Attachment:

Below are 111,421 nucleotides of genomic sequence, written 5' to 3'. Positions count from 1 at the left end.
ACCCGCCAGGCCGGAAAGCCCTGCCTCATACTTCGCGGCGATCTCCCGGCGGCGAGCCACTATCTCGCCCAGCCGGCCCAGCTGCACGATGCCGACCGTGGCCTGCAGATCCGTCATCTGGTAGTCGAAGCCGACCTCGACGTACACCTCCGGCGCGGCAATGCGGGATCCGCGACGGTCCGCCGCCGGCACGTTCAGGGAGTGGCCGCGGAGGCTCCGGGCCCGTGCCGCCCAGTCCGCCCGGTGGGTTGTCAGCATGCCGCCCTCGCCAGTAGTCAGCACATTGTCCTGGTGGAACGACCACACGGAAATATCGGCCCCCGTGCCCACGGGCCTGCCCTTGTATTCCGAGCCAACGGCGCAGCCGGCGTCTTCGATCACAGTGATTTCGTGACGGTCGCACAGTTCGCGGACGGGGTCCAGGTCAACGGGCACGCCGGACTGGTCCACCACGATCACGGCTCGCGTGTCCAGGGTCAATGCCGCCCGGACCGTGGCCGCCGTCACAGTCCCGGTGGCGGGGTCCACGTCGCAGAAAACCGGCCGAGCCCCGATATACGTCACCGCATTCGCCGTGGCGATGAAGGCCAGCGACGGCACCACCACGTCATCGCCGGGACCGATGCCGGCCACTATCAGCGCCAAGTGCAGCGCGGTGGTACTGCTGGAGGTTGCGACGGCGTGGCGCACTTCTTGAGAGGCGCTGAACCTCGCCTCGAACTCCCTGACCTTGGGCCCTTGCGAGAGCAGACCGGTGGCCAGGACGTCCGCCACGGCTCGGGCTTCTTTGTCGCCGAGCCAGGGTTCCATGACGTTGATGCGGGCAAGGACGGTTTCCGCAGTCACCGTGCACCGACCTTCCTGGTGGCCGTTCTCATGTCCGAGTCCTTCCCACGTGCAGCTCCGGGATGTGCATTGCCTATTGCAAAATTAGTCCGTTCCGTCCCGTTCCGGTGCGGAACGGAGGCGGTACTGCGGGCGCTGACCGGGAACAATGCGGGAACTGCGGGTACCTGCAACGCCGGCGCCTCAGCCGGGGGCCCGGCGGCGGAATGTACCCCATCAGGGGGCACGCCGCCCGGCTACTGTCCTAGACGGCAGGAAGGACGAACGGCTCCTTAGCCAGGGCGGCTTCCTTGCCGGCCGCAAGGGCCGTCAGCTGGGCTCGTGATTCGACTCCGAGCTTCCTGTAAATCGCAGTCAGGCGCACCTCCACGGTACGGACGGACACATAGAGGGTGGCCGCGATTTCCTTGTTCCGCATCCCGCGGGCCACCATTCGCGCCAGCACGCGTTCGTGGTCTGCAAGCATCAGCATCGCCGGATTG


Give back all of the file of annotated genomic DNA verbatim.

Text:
Below are 111,421 nucleotides of genomic sequence, written 5' to 3'. Positions count from 1 at the left end.
ACCCGCCAGGCCGGAAAGCCCTGCCTCATACTTCGCGGCGATCTCCCGGCGGCGAGCCACTATCTCGCCCAGCCGGCCCAGCTGCACGATGCCGACCGTGGCCTGCAGATCCGTCATCTGGTAGTCGAAGCCGACCTCGACGTACACCTCCGGCGCGGCAATGCGGGATCCGCGACGGTCCGCCGCCGGCACGTTCAGGGAGTGGCCGCGGAGGCTCCGGGCCCGTGCCGCCCAGTCCGCCCGGTGGGTTGTCAGCATGCCGCCCTCGCCAGTAGTCAGCACATTGTCCTGGTGGAACGACCACACGGAAATATCGGCCCCCGTGCCCACGGGCCTGCCCTTGTATTCCGAGCCAACGGCGCAGCCGGCGTCTTCGATCACAGTGATTTCGTGACGGTCGCACAGTTCGCGGACGGGGTCCAGGTCAACGGGCACGCCGGACTGGTCCACCACGATCACGGCTCGCGTGTCCAGGGTCAATGCCGCCCGGACCGTGGCCGCCGTCACAGTCCCGGTGGCGGGGTCCACGTCGCAGAAAACCGGCCGAGCCCCGATATACGTCACCGCATTCGCCGTGGCGATGAAGGCCAGCGACGGCACCACCACGTCATCGCCGGGACCGATGCCGGCCACTATCAGCGCCAAGTGCAGCGCGGTGGTACTGCTGGAGGTTGCGACGGCGTGGCGCACTTCTTGAGAGGCGCTGAACCTCGCCTCGAACTCCCTGACCTTGGGCCCTTGCGAGAGCAGACCGGTGGCCAGGACGTCCGCCACGGCTCGGGCTTCTTTGTCGCCGAGCCAGGGTTCCATGACGTTGATGCGGGCAAGGACGGTTTCCGCAGTCACCGTGCACCGACCTTCCTGGTGGCCGTTCTCATGTCCGAGTCCTTCCCACGTGCAGCTCCGGGATGTGCATTGCCTATTGCAAAATTAGTCCGTTCCGTCCCGTTCCGGTGCGGAACGGAGGCGGTACTGCGGGCGCTGACCGGGAACAATGCGGGAACTGCGGGTACCTGCAACGCCGGCGCCTCAGCCGGGGGCCCGGCGGCGGAATGTACCCCATCAGGGGGCACGCCGCCCGGCTACTGTCCTAGACGGCAGGAAGGACGAACGGCTCCTTAGCCAGGGCGGCTTCCTTGCCGGCCGCAAGGGCCGTCAGCTGGGCTCGTGATTCGACTCCGAGCTTCCTGTAAATCGCAGTCAGGCGCACCTCCACGGTACGGACGGACACATAGAGGGTGGCCGCGATTTCCTTGTTCCGCATCCCGCGGGCCACCATTCGCGCCAGCACGCGTTCGTGGTCTGCAAGCATCAGCATCGCCGGATTG